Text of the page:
Name: Age of Empires Online
Genre: Online Real-Time Strategy
Price: Free to play, with additional premium DLC
Age of Empires Online represents the dawn of a new era for Microsoft’s flagship RTS series. In the hands of new developers and with added online social features, this free-to-play title has one eye on the future and one foot in the past. Can it bring the old and new together in harmony, or will gamers be warring against this new direction for the veritable series? Read on to find out.
Few real-time strategy series are as revered as Age of Empires. As well as leading the way with perfectly balanced combative units, it had a great defensive system too and finely tuned resource management, tied up in a sweeping historical bow that would make Cecil B. DeMille proud.
In many ways, Age of Empires Online retains much of what made the first three entries into the series (and their many expansions) great. You’ll take a small gang of villagers from one of history’s earliest cultures, and set them about collecting resources like stone, wood, food and gold in order to build buildings and then raise an army to protect them. You’ll expand your civilisation to bursting point, forcing you to seek out new outposts to colonise, which will inevitably lead you to discover opposing forces. It then (usually) becomes a race to make your civilisation the most strongly equipped around, passing through to more advanced historical ages, building more powerful offensive units and then crushing your foes with military might.
It’s not complicated by today’s standards, but it’s still plenty of fun, and underlines the majority of what makes up Age of Empires Online’s gameplay, which is nothing but a good thing. In this respect Age of Empires Online gets off to a good start; it’ll feel familiar to long time fans, while newcomers have a tried, tested and much loved system to explore.
Visually, the historically accurate feel of older AoE games has been replaced with colourful, caricatured units and exaggerated cultural architecture. This will likely make serious Age of Empires fans turn their noses up as it’s such an obvious departure and a pointer towards the casual market Microsoft are intending to snare with this new entry, but that’s mostly unfounded as it actually looks rather good. There’s lots of life in the varied villagers and foot soldiers, and overall presentation is very good with a clear, accessible UI. More obvious hotkeys would have been useful though.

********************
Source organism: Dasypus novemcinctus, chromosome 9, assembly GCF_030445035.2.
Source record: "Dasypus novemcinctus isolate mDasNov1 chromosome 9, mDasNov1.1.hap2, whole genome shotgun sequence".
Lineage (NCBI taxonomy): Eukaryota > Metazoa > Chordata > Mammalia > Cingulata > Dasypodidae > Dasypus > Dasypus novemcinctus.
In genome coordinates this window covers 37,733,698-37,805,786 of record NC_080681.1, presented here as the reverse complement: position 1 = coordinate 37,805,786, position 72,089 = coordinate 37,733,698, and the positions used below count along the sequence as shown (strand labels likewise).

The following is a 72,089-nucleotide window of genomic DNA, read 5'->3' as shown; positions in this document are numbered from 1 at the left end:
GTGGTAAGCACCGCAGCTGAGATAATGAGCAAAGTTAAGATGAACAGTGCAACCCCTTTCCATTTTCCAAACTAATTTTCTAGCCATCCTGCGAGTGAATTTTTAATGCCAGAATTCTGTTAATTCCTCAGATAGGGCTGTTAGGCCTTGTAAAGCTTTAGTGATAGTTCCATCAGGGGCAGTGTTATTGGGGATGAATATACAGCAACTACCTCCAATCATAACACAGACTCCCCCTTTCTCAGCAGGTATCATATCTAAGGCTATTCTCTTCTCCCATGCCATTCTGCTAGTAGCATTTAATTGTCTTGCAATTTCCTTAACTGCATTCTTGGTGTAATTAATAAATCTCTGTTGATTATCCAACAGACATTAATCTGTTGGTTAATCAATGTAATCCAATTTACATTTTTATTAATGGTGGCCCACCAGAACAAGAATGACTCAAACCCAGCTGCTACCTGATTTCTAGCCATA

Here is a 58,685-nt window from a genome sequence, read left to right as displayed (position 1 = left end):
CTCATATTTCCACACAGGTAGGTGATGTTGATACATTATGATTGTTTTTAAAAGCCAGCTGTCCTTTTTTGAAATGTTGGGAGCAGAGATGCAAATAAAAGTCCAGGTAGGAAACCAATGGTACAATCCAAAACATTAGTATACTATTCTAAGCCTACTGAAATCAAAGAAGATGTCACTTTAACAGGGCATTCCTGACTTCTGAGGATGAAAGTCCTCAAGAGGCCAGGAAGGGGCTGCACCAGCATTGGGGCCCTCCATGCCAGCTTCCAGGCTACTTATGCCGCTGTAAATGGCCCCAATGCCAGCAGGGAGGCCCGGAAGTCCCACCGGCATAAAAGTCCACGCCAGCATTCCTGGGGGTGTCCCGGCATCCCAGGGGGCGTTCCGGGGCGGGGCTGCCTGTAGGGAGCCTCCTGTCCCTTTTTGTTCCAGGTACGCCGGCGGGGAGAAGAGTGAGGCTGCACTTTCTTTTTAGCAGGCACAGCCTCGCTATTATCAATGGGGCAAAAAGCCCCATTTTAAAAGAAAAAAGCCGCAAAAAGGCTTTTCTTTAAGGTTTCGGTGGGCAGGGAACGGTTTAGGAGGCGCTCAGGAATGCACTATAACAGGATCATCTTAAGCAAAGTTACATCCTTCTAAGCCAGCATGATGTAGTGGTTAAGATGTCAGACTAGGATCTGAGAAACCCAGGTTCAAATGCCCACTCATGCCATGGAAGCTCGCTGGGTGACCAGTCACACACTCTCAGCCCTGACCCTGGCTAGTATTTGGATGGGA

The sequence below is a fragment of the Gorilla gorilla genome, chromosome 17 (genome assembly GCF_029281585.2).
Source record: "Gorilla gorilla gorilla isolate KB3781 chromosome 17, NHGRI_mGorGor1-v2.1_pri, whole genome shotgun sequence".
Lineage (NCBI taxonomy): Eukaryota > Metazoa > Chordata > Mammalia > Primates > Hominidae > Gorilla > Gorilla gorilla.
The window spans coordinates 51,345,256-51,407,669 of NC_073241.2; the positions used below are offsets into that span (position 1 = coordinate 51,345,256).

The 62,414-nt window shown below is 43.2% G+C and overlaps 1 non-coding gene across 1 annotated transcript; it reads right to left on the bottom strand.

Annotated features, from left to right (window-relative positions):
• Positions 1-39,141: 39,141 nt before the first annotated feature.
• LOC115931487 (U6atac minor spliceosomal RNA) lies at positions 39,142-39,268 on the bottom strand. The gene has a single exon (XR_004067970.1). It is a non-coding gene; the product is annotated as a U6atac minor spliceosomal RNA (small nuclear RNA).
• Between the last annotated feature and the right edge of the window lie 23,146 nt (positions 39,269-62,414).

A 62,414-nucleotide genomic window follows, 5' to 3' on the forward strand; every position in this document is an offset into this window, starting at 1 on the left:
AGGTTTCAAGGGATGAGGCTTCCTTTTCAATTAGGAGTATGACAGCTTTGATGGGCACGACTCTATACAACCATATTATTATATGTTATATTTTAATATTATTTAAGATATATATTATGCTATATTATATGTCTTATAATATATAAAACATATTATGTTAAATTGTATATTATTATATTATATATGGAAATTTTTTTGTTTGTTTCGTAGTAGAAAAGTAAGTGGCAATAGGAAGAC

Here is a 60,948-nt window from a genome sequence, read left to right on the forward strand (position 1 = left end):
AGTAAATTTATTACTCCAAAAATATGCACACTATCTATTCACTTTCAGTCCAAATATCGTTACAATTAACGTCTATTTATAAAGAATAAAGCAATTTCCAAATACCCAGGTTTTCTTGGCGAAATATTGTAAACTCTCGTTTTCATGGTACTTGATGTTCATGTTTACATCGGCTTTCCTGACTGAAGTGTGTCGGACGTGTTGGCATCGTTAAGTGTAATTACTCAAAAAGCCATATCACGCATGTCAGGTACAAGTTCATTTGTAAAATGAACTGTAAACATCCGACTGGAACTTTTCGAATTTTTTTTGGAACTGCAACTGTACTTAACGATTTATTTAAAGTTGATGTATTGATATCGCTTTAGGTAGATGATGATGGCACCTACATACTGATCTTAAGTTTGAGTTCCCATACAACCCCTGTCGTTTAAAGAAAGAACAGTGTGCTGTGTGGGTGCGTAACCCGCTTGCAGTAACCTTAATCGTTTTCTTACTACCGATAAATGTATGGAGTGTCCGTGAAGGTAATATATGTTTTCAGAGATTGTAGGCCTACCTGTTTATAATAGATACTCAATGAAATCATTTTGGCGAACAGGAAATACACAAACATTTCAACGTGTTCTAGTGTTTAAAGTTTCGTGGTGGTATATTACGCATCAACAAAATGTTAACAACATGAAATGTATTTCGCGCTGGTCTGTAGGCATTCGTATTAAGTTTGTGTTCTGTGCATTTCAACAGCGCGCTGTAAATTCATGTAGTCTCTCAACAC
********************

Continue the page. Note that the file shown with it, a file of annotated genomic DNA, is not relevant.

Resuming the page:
But while the tried and tested Age of Empires mechanics still hold up remarkably well, the additions that make this a unique entry in the series drag it down.
The real problems stem from the new online elements and the “freemium” model employed here. Let start though by noting that it’s not all bad. Having a persistent online capital city for instance is a great idea, and being able to decorate it as you see fit to show off to your pals, as well as using it as a multiplayer hub, works very well. Being able to add persistent advisers who “buff” your cites through the ages is good too, and gives you unique angles with which to take on opponents.
But there are terrible things that drag it all down too. For starters, the questing system. You’ll level up your civilisation through quests rather than the story driven campaign that was present in earlier titles. They’ll unlock new units, and eventually level up your city into a grand wonder. That’s fine at first, but quests soon turn into familiar MMO grinds, dishing out the same sort of missions over and over again. As each time you’ll have to build up a new little outpost and defences, this grows incredibly tedious, forcing you to replay the more prosaic early elements of city building over and over. If you want to remain competitive on a multiplayer level you’ll have to play through them too, as they’re the only way to access the higher tier units and upgrades.